Emily Wenstrom, editor and publisher of short story ezine wordhaus, wrote a wonderful post this week on reinterpreting art. I had to smile as I recalled experiencing the same sense of familiarity she describes. Usually from an instrumental melody streaming from elevator speakers, or soothing patients in their long wait at the doctor’s office.
And I remember the feeling of disbelief (and possibly the passing years) as I realize it’s a big hit from my youth that’s been sanitized, rough edges smoothed, and repackaged for a different audience. My first thought is always, “How can these songs possibly be available to elevator music companies already?” I suppose I thought that could only happen to music after it had aged for fifty or more years. Surely there must be some process akin to how you determine if the end table in your living room is a genuine antique or just something Aunt Hilda didn’t want in her house any longer.
Once I identify those melodies (kudos to anyone who can do that in two bars or less), like Emily, I usually find that I enjoy the new interpretation in an entirely different way than I did the original.
After reading Emily’s post, I began thinking about how often I see and enjoy these reinterpretations in the writing world.
Cinderella, Sleeping Beauty, Beauty and the Beast, and The Big Bad Wolf show up over and over again in the romance genre. Yet each new story is unique in how the characters find their happy-ever-after.
Espionage and superspies have been popular since James Fenimore Cooper gave us The Spy, back in 1821. Since then, the world of books has been blessed with the suave Bond, the burned out Leamus, the stone cold Bolan, the violent Nikita, the bumbling Smart, and the very human Smiley, along with many more, created by hundreds of writers (in print as well as on the screen).
Each new version of a classic character, every iteration of a beloved concept finds new audiences. And those new readers may search out other works in the genre… ultimately discovering the fathers and mothers of these tales. In doing so, they uncover the reason these story lines, these types of character draw us in again and again.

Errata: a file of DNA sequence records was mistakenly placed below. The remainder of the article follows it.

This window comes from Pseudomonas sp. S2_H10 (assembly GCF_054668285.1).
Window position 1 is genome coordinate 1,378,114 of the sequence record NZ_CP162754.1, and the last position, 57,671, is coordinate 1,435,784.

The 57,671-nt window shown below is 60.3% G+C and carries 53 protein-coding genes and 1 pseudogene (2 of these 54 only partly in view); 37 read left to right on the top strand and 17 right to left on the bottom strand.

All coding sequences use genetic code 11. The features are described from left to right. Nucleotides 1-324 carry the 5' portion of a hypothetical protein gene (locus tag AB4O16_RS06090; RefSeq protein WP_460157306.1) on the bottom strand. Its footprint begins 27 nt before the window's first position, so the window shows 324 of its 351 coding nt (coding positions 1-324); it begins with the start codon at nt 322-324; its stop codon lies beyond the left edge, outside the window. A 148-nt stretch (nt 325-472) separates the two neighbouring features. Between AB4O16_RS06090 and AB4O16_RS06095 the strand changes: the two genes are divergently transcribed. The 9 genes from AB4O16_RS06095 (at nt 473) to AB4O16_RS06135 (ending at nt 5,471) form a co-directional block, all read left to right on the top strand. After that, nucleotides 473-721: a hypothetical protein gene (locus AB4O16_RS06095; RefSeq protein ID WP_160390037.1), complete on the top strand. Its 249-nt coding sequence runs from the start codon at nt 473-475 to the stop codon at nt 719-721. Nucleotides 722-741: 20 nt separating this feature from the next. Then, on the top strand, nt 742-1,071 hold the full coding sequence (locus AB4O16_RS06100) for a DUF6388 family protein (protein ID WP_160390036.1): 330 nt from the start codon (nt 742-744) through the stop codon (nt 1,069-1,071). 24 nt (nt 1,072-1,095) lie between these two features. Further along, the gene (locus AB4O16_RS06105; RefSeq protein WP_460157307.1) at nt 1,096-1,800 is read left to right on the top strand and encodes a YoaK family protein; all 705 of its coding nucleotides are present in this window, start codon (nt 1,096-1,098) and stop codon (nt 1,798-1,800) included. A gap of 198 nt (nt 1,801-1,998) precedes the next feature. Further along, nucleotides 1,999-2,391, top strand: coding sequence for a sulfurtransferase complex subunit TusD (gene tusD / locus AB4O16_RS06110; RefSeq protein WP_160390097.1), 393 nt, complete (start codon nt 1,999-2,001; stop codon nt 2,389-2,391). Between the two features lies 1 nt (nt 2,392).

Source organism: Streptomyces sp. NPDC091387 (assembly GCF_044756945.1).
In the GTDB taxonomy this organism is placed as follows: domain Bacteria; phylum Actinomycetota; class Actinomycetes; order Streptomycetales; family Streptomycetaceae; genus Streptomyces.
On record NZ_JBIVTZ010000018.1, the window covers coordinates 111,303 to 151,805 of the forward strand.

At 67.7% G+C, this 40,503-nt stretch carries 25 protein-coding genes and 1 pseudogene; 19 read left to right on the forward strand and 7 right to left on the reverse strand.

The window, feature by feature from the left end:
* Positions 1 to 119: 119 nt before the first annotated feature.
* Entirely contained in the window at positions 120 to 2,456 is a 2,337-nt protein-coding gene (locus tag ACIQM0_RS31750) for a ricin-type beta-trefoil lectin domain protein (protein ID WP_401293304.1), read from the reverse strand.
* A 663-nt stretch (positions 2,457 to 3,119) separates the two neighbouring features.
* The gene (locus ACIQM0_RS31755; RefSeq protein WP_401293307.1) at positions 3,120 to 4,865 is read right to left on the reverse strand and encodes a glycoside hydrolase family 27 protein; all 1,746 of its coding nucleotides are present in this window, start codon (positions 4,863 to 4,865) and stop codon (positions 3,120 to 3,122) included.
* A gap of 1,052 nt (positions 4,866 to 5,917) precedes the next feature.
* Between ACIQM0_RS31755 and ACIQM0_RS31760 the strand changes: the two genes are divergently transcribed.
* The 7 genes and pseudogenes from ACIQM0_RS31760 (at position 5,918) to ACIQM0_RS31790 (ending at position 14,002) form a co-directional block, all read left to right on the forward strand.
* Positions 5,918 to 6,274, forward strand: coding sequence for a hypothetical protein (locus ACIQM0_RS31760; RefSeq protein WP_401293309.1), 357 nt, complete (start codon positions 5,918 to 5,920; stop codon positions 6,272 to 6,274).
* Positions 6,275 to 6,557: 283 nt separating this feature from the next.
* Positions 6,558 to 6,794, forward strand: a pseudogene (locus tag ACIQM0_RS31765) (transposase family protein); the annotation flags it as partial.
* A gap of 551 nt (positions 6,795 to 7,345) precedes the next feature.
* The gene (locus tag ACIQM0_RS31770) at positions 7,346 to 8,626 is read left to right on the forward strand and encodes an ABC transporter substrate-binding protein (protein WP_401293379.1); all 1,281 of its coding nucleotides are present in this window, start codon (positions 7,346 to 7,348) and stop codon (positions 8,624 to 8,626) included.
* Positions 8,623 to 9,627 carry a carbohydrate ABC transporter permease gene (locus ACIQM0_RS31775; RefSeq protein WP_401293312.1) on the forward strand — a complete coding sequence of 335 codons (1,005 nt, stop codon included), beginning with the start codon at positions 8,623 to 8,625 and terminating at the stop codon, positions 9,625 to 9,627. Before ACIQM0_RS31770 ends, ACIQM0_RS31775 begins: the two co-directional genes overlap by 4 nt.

The stories and characters resonate with something deep within each of us. We recognize our own lives in the pages of the books. Or we recognize what we dream our lives could be… if only we were as bold and daring, as loyal and loving, as exciting as these characters seem to us.
We discuss with other readers and writers the sparks of inspiration we find in each new book we read, and every older book we revisit. We find the familiar and the unknown… and begin to wonder “What if….”
As long as we dream of possibilities, as long as we see adventure around the corner, as long as we aspire to new revelations about who we are and of what we are capable, we will continue to reinvent, adapt, and create that dialogue Emily talks about – between the past and the present, the old and the new.
So, tell us, which story concept would you choose to riff on? Who are the characters that inspire your writing today? Who are the authors to whom you apprentice yourself (whether in actuality or imagination)? Leave a comment and share how you would reinvent your favorite classic. And then go do just that.